Having been Semi-FIRED (and relocated to what we hope is our long term RE location) for only ~1yr, I can't say that I've learned anything in that one year that would have affected our RE timing decision significantly. What I have learned is that we're loving our new lifestyle. And, I think we could have loved it just as much, with no regrets, several years earlier; as early as age 55 or maybe a year or two earlier. However, any earlier and I feel like I'd have missed out on some of the most satisfying work of my career. So, that's why I say <5yrs earlier than 58.

Of course, that's just our story; everyone is different.

PS: I do want to say that this forum, and the people in it, were a tremendous help to me and very reassuring during trying times. The experience, wisdom, willingness to freely share (both like & contrary views), has been of great benefit to me, and I appreciate it very much. Thank you.
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Old 09-12-2015, 11:12 AM   #52
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PS: I do want to say that this forum, and the people in it, were a tremendous help to me and very reassuring during trying times. The experience, wisdom, willingness to freely share (both like & contrary views), has been of great benefit to me, and I appreciate it very much. Thank you.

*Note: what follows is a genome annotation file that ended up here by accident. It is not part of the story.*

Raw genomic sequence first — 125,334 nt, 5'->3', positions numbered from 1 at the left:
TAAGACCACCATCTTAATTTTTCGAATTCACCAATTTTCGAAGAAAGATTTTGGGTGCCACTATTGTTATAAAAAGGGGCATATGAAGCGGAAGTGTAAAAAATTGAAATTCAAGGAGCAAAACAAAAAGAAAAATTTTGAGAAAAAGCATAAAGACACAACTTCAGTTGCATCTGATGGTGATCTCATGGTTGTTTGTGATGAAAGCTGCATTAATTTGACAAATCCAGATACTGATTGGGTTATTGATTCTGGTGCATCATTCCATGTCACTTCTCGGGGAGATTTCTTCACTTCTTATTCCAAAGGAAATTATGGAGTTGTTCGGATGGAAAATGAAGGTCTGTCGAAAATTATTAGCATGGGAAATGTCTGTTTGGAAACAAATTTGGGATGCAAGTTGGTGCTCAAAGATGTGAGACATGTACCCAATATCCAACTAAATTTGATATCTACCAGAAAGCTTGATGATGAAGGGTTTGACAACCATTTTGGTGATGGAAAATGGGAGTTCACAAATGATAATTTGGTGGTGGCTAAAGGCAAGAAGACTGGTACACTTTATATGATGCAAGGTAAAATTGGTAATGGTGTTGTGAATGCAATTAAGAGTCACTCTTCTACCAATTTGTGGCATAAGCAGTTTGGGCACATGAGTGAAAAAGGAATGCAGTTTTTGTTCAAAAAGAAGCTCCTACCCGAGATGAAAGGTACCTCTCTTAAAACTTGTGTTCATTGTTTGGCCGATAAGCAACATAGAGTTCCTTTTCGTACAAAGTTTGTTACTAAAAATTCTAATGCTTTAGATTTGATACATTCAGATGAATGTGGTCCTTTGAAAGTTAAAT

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Old 09-12-2015, 04:22 PM   #53
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I have been doing a lot of research on retirement lately. I could probably write an entire encyclopedia by now...

I have read that one of the biggest regrets of retirement, is retiring too late. They wished they retired earlier. I understand that regret if someone works longer because they do not have the financial ability to retire, and wished they could have retired earlier.

I also understand the mentality of people that work until 67+ and wished they left the workforce earlier, after all, the time remaining is greatly diminished.

There is always the OMY syndrome, which I am in now (303 days left...). I do think it puts a final cap on me ever having to worry about any finances. And it will provide a much better lifestyle than I live now. I am sure others see their OMY that way too. I am already wishing I retired earlier, and I am not yet retired…

Of the retirees here that could have retired sooner than they did (~55 or younger), do you wish you pulled the plug earlier??

What did you learn after you retired that would have impacted your decision to leave the workforce earlier, if you knew it?

How much earlier would you have left?
I enjoy 7 weeks of vacation each year that I can take all at once if I want.

So this definitely will make retiring sooner than later a more difficult choice.

I have older coworkers in their 60s who can retire now but with 7 weeks of vacation and all major holidays and weekends off they are just not that motivated to call it quits.

I definitely would retire sooner than later with no or little vacation time.
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Old 09-12-2015, 06:19 PM   #54
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Dash,
I am in this predicament right now. I'm 55 and really hate my job. to the point where it is making me miserable. For some reason I'm afraid to pull the plug even though I've gone over the numbers every which way to sunday and they say I'd be ok. my main fear is healthcare. My work atmosphere is horrible.